Can you name all seven of the statues in Trafalgar Square? The historian David Olusoga asked the audience this question in our London Conference panel Contested Territory, about how we address the past in our public spaces.
I can’t even come close to naming seven, but I am pretty sure that they are all dead, they were all white, they were all men, and they are mostly rather high up. Curiously, Edward Jenner, pioneer of smallpox vaccination and a rather relevant hero for 2020, briefly had a statue in the square: it’s now in Kensington Gardens.
There is a paradox here: as Prof Olusoga points out, British statues are mostly pretty dull. They are rarely great art, and we usually only see them when our attention is drawn by a controversy. There are vigorous and welcome debates about who should stay and who should go, informed by big questions of personal and national identity, but it seems unlikely that many people would miss the statue of Sir Charles Napier because they like looking at it. This is not to say the statues of colonialists and slave traders should be allowed to stand: when they make people feel uncomfortable and unwelcome in the spaces that Londoners share, they should go. Replacing these statues with a more diverse group who had a positive impact on people’s lives would be a great improvement, but if statues aren’t interesting, then they will just fade into the background for the next generation of Londoners. Representation is not enough by itself: public art is only effective if people want to look at it.
In general, London is better served by its sculptures and its abstract public art than its statues: to take just one example the Three Perpetual Chords by Conrad Shawcross in Dulwich Park are visually pleasing forms but more importantly they are a mildly anarchic delight, with children constantly climbing up them or hiding underneath. They are impressive but they are on a human scale, and humans interact with them. To my mind, the statue of Millicent Fawcett by Gillian Wearing in Parliament Square works for the same reason: she is larger than life but not enormous, she looks like a real person – resolute but slightly worried – and she is not high in the sky. In more normal times, she is often surrounded by schoolgirls taking selfies with her: it seems that her ideas still matter.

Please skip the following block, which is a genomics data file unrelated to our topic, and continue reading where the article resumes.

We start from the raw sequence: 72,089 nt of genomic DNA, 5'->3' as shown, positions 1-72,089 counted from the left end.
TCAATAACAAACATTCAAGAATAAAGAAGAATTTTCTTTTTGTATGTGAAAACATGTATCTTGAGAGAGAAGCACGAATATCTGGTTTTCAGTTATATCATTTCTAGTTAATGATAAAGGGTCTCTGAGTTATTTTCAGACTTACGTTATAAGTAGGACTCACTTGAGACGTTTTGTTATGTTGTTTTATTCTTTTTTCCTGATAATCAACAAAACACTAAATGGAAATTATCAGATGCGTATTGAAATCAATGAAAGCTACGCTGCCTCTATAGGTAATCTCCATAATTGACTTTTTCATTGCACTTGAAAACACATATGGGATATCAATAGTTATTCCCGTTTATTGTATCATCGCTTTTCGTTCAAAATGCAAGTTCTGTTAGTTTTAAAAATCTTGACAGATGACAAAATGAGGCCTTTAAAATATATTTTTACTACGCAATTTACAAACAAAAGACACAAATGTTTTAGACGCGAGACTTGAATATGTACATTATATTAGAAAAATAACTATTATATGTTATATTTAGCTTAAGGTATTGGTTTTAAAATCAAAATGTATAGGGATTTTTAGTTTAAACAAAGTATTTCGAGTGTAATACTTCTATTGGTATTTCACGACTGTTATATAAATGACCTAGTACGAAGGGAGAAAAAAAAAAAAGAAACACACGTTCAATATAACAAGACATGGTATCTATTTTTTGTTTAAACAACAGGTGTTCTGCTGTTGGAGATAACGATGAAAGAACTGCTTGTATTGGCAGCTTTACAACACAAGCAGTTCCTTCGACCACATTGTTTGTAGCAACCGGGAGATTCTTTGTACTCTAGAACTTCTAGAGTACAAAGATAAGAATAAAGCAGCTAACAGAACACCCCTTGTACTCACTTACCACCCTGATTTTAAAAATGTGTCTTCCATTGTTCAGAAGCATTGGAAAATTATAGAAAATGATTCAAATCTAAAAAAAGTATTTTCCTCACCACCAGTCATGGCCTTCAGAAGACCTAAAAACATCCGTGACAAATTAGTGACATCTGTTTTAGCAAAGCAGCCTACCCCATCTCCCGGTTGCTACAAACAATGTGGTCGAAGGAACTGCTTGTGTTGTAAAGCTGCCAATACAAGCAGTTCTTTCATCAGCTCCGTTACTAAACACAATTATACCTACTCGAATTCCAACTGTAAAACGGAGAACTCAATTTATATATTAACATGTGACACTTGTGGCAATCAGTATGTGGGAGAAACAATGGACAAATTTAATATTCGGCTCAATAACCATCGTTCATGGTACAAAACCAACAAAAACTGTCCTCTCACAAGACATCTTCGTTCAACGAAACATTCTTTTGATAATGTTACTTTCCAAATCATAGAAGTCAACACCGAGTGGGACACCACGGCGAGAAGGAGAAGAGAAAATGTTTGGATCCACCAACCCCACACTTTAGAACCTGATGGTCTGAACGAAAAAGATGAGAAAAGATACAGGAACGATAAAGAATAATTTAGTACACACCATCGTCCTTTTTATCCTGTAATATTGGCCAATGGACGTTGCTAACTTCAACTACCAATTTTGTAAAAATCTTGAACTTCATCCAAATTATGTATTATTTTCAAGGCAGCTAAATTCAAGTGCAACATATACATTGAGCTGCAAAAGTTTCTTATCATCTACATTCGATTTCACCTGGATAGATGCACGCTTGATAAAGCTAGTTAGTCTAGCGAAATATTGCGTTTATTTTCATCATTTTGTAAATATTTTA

As another of our London Conference speakers, the British Futures director Sunder Katwala, points out that “we are all products of the past”, and this is what all Londoners have in common. Our public space needs to reflect this shared past: the good things, the bad things, and most of all the complicated and messy things. Public art in all its forms – individual statues, abstract sculptures, murals, graffiti art, ephemeral performance pieces – can help us to do this. But the solution cannot just be to take a statue of one person off a high plinth and put another one up there: the best art to reflect London’s complex, painful past will be human, complicated, challenging, and at ground level.